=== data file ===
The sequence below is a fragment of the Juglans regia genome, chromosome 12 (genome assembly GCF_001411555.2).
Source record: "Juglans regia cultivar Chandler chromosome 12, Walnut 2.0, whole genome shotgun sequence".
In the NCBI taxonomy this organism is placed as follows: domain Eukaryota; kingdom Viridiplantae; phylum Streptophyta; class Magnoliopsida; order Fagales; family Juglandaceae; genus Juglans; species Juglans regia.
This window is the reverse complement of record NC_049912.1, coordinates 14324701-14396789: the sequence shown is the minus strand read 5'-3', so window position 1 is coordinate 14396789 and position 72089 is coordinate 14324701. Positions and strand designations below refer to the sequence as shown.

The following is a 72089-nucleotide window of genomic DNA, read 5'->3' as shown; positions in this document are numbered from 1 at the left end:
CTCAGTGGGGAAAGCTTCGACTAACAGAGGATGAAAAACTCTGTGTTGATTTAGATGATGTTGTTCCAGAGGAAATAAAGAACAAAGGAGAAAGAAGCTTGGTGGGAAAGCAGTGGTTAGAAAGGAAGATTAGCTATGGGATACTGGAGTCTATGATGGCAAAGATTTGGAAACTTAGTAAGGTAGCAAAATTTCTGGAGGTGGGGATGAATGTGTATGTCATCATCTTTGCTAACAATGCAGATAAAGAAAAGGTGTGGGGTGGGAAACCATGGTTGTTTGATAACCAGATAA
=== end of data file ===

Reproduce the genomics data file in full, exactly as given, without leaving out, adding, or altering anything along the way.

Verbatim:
The sequence below is a fragment of the Juglans regia genome, chromosome 12 (genome assembly GCF_001411555.2).
Source record: "Juglans regia cultivar Chandler chromosome 12, Walnut 2.0, whole genome shotgun sequence".
In the NCBI taxonomy this organism is placed as follows: domain Eukaryota; kingdom Viridiplantae; phylum Streptophyta; class Magnoliopsida; order Fagales; family Juglandaceae; genus Juglans; species Juglans regia.
This window is the reverse complement of record NC_049912.1, coordinates 14324701-14396789: the sequence shown is the minus strand read 5'-3', so window position 1 is coordinate 14396789 and position 72089 is coordinate 14324701. Positions and strand designations below refer to the sequence as shown.

The following is a 72089-nucleotide window of genomic DNA, read 5'->3' as shown; positions in this document are numbered from 1 at the left end:
CTCAGTGGGGAAAGCTTCGACTAACAGAGGATGAAAAACTCTGTGTTGATTTAGATGATGTTGTTCCAGAGGAAATAAAGAACAAAGGAGAAAGAAGCTTGGTGGGAAAGCAGTGGTTAGAAAGGAAGATTAGCTATGGGATACTGGAGTCTATGATGGCAAAGATTTGGAAACTTAGTAAGGTAGCAAAATTTCTGGAGGTGGGGATGAATGTGTATGTCATCATCTTTGCTAACAATGCAGATAAAGAAAAGGTGTGGGGTGGGAAACCATGGTTGTTTGATAACCAGATAA